If you think that you look unflattering in your race photos, try doing it naked. Not only will you look unflattering, but you will feel physically unflattering. You’ll smell unflattering, and you will sound unflattering.
Or at least that was how I thought my naked 5k race experience would be.
Despite many naked treadmill training sessions, I wasn’t fully prepared for the emotional discomfort I initially felt wash over me while I lined up at the start line with hundreds of other naked (or partially naked) runners.
The pre-race fun began with small talk and cracking jokes with the other runners about all of the possible things that could go wrong during the run and how we’ll explain our naked injury to loved ones. I shook hands with these naked people. I got to know them. They invited me into their cabins to take nude pre-race selfies to share later on Instagram.
Eventually, I stopped seeing naked people and just saw people.
There’s no denying the fact that you’ll notice how every person’s forbidden fruit is different from yours at first, but it stops being a big deal. You simply don’t see a difference between the woman who had the double mastectomy and the woman who has breast implants and a perfect tan (although, admittedly, the “perfect” looking people are few and far between).
So, let me back up a bit and give you some context about why I decided to register for a naked 5k. It’ll help you understand the amount of courage I had to muster up in order to show up for myself.
My entire life, I was obese (morbidly obese, even).
At my highest, I weighed 300 pounds. Speaking strictly only for myself, I can tell you I had low self-worth. I put on a good show of pretending to be strong (I really hate that word, by the way) and well put together. But inside, I hated everything about myself. I hated the family I came from; I hated my stupid ideas; I hated how boring I thought I was. And I especially hated my body. I felt like everything about me was wrong and disgusting.
In 2009, I made the decision to lose 150 pounds and get healthier (even if it killed me in the process). I thought it would magically change everything I hated about myself and all of a sudden, I would be a brand new person.
Interesting fact: it didn’t change much about me.
I continued to put on a show of pretending I was strong and had my ducks in a row. I did things like running marathons, climbing a mountain, and jumping out of a perfectly good airplane to prove that I could do anything I set my mind to. But when it comes down to it, those were all mental and physical feats. I still had not dealt with many emotional challenges of life. You know, those silly little things that seem to dictate whether or not we’ll self-sabotage and hold ourselves back from the life we deserve.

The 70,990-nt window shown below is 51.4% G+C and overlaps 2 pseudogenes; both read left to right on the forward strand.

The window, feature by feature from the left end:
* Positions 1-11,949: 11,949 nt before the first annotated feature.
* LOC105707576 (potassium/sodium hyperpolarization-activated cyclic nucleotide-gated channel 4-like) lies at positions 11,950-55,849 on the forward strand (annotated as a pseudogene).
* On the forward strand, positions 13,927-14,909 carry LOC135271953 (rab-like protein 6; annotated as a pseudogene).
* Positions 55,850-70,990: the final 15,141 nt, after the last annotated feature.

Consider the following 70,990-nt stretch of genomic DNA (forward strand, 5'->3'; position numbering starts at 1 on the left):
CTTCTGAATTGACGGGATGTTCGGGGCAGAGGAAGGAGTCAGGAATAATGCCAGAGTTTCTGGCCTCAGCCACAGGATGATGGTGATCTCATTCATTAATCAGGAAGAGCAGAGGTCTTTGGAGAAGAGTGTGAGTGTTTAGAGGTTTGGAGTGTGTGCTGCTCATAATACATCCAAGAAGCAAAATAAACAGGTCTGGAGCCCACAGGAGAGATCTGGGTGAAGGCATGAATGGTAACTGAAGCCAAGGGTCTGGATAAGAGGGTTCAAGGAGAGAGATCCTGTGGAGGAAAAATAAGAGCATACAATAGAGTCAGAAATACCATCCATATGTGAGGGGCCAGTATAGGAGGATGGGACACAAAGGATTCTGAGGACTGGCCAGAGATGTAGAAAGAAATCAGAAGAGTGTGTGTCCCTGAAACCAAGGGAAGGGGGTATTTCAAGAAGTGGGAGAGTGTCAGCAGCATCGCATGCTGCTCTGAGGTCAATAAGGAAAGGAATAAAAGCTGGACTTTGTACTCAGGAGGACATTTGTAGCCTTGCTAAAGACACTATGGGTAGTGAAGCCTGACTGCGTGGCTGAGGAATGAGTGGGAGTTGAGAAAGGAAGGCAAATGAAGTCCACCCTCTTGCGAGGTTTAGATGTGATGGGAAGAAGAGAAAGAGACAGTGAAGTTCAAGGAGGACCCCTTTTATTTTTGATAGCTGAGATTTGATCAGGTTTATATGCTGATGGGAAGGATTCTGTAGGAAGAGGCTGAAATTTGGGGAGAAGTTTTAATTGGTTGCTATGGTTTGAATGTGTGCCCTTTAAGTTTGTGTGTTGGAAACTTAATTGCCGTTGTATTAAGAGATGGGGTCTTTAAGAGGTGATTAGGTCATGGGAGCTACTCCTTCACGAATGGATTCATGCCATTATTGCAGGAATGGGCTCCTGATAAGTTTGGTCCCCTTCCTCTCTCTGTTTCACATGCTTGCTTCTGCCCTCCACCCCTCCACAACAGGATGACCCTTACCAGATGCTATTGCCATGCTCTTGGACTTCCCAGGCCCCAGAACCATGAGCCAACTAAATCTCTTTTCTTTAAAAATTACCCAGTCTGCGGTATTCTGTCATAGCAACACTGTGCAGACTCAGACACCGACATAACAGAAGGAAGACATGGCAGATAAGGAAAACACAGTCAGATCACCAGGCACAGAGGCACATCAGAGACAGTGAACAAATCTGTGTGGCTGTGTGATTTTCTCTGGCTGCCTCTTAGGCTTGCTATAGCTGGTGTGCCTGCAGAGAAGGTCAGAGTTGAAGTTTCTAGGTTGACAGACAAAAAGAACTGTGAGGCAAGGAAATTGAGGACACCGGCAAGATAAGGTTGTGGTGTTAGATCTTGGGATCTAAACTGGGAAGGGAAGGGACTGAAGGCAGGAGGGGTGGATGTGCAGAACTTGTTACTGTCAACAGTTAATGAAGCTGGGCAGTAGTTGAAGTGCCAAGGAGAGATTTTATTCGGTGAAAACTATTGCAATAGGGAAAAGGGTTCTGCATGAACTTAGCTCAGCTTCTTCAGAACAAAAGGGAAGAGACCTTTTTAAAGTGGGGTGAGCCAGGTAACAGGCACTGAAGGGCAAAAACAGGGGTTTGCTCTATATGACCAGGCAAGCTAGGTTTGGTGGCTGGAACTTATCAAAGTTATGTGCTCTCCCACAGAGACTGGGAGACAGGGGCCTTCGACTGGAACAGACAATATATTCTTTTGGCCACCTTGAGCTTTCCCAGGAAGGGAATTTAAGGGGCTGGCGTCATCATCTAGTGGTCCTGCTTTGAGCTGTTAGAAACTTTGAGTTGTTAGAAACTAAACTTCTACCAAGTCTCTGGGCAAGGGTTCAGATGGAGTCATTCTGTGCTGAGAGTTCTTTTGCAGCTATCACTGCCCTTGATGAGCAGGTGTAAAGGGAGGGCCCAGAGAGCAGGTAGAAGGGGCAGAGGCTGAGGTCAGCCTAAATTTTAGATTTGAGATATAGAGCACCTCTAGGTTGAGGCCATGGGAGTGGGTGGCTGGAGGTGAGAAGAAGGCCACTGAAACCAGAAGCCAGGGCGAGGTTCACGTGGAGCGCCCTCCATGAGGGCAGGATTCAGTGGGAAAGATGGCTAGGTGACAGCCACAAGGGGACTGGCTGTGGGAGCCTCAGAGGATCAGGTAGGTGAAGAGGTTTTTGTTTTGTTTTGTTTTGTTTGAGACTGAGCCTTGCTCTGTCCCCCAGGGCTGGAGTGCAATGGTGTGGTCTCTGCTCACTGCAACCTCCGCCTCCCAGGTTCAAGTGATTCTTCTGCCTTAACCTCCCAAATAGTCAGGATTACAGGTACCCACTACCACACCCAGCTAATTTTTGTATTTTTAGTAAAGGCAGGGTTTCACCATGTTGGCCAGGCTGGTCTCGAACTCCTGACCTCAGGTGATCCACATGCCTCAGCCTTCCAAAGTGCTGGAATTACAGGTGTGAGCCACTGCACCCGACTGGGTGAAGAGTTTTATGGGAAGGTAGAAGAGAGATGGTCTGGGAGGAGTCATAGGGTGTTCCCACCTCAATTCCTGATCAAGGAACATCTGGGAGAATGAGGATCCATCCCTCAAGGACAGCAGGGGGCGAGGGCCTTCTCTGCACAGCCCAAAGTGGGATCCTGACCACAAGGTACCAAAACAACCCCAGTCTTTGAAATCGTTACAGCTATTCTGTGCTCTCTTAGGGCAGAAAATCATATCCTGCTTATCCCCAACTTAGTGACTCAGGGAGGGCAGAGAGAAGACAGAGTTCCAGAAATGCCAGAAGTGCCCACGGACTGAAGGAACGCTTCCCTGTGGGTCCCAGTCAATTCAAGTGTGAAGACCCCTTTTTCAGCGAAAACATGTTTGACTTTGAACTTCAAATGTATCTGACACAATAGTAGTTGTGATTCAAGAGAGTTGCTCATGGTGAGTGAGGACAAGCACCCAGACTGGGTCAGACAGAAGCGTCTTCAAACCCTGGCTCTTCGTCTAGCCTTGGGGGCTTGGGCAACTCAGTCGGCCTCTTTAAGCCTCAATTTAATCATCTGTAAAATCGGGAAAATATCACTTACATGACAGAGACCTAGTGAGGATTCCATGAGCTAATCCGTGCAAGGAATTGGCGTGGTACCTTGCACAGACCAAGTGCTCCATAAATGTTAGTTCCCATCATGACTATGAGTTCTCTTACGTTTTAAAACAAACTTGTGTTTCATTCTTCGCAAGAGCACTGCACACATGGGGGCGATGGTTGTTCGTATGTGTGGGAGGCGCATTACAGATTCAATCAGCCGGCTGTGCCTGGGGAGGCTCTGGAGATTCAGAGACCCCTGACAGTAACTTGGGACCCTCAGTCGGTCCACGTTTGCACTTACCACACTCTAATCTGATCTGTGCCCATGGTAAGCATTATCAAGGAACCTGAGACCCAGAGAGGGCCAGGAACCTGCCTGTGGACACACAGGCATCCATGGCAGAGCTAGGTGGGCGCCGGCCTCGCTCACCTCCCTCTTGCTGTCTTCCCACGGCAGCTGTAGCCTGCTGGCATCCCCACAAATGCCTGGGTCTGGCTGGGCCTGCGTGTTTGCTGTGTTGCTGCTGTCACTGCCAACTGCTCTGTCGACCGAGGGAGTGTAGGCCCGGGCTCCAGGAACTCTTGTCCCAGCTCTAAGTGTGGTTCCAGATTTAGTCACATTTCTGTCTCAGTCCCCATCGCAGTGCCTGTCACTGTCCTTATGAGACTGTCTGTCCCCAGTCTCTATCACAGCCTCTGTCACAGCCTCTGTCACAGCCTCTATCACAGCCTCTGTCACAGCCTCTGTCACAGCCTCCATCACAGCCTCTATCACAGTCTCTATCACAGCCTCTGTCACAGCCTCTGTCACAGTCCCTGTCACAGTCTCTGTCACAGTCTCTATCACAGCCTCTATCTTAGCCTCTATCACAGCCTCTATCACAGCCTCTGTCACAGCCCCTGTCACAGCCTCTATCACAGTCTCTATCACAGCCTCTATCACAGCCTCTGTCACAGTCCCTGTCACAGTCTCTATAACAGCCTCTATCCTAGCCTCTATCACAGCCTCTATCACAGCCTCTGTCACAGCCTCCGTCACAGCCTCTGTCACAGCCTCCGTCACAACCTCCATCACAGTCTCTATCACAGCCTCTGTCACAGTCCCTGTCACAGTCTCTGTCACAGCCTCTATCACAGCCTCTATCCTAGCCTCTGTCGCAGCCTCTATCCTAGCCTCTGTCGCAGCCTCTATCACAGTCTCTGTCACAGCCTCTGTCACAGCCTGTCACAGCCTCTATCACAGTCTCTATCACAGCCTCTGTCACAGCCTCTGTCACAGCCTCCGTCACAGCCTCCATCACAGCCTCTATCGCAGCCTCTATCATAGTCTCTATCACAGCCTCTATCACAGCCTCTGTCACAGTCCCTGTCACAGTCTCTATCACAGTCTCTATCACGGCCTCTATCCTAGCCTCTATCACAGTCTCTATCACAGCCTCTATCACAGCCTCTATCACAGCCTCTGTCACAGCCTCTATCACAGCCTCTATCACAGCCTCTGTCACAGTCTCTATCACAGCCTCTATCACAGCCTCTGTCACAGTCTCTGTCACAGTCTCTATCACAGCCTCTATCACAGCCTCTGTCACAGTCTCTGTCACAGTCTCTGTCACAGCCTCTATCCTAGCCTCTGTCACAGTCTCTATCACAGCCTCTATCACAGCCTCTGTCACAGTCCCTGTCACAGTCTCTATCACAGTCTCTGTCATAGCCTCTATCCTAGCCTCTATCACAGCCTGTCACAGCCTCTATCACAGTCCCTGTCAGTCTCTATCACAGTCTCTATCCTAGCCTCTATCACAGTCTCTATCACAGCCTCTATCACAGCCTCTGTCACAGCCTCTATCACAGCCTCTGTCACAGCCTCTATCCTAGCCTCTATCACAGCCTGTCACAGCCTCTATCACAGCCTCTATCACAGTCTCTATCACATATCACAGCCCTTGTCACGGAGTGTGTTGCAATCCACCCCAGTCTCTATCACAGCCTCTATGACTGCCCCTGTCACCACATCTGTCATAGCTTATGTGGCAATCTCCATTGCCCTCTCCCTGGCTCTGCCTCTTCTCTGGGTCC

After losing 150 pounds, my body didn’t look anything like I thought it would. In fact, there were many times I longed for the luscious 300-pound body I used to have. The one that didn’t have loose skin. The one that had a full bosom and belly to match the bottom half evenly. This was one of my biggest sources of emotional discomfort.
Over the last seven years of maintaining my weight loss, I’ve grown to accept myself (and my body) more and more. The process looks different for everyone. For me, it came from giving up trying to be strong all of the time and instead embracing honesty and vulnerability of who I am and what makes me really awesome.
So, running naked was a natural next step for me. I spent too long proving I was perfect and strong. Now it was time to show I could be vulnerable and love myself for who I am (rather than who people think I am).
There’s always a tremendous sense of pride and accomplishment that accompanies the experience of crossing a finish line. But this is the very first time I also felt an outpour of love and acceptance as my husband and I ran side by side in the last sprint to the finish… totally naked. There were literally hundreds of naked strangers cheering, clapping, using noisemakers, and giving us high fives to welcome us to the ranks of “naked finisher” with them.
No one could see it, but beneath my sunglasses, there were tears in my eyes.
It’s not often in your life that large groups of people openly accept you and cheer for you despite what your body looks like or your physical ability. I’ve run many races, and that kind of genuine love and acceptance just isn’t there in the crowd. My heart was breaking wide open as the photographer snapped my finisher photo.
Through this experience, I’ve learned if you want to accept your body for what it is, not only do you have to accept yourself first, but going to a nudist ranch pretty much seals the deal. You don’t have to lose weight to fit in. You don’t have to firm up your “trouble” areas. And you don’t have to wax down there if you don’t want to.
Social nudism isn’t about seeing and proving; it’s about experiencing.
Everyone is naked and vulnerable. When no one is hiding behind masks, it makes it much easier to accept one another and yourself. There’s no need for sarcasm, telling everyone how much money you make, and comparing your belief systems to see if someone is worth talking to.
At the end of the day, I walked away a winner.
Not only did I defeat something that made me emotionally uncomfortable for so long, but I took home a first place medal for my age group. And who cares how unflattering my race photos turn out to be?
Would you ever run (or walk) a naked 5k or go to a nudist ranch to heal your body image issues?
If you’re struggling with an eating disorder, call the National Eating Disorder Association hotline at 1-800-931-2237.